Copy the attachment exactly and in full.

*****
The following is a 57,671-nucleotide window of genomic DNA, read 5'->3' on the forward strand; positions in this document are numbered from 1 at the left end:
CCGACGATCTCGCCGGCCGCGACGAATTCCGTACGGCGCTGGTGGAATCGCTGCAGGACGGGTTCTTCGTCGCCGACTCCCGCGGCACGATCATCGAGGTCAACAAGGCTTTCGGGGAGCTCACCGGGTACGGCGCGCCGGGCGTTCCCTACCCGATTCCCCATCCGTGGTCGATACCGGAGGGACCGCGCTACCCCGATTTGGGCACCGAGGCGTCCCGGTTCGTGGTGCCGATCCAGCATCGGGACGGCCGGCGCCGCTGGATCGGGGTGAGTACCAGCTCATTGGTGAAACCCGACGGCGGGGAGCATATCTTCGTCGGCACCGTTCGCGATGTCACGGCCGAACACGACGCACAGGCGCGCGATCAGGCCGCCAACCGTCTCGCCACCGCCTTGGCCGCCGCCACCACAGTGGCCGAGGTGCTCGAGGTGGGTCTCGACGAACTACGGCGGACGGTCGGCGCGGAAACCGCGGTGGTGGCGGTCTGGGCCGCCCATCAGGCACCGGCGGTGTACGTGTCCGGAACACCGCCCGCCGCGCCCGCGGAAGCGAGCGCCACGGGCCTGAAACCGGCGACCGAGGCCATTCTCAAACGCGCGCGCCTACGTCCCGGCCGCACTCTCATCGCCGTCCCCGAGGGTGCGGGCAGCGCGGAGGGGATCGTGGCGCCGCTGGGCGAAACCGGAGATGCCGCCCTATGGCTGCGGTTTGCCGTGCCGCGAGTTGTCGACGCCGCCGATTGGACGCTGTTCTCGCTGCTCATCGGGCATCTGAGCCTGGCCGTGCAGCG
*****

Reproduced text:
The following is a 57,671-nucleotide window of genomic DNA, read 5'->3' on the forward strand; positions in this document are numbered from 1 at the left end:
CCGACGATCTCGCCGGCCGCGACGAATTCCGTACGGCGCTGGTGGAATCGCTGCAGGACGGGTTCTTCGTCGCCGACTCCCGCGGCACGATCATCGAGGTCAACAAGGCTTTCGGGGAGCTCACCGGGTACGGCGCGCCGGGCGTTCCCTACCCGATTCCCCATCCGTGGTCGATACCGGAGGGACCGCGCTACCCCGATTTGGGCACCGAGGCGTCCCGGTTCGTGGTGCCGATCCAGCATCGGGACGGCCGGCGCCGCTGGATCGGGGTGAGTACCAGCTCATTGGTGAAACCCGACGGCGGGGAGCATATCTTCGTCGGCACCGTTCGCGATGTCACGGCCGAACACGACGCACAGGCGCGCGATCAGGCCGCCAACCGTCTCGCCACCGCCTTGGCCGCCGCCACCACAGTGGCCGAGGTGCTCGAGGTGGGTCTCGACGAACTACGGCGGACGGTCGGCGCGGAAACCGCGGTGGTGGCGGTCTGGGCCGCCCATCAGGCACCGGCGGTGTACGTGTCCGGAACACCGCCCGCCGCGCCCGCGGAAGCGAGCGCCACGGGCCTGAAACCGGCGACCGAGGCCATTCTCAAACGCGCGCGCCTACGTCCCGGCCGCACTCTCATCGCCGTCCCCGAGGGTGCGGGCAGCGCGGAGGGGATCGTGGCGCCGCTGGGCGAAACCGGAGATGCCGCCCTATGGCTGCGGTTTGCCGTGCCGCGAGTTGTCGACGCCGCCGATTGGACGCTGTTCTCGCTGCTCATCGGGCATCTGAGCCTGGCCGTGCAGCG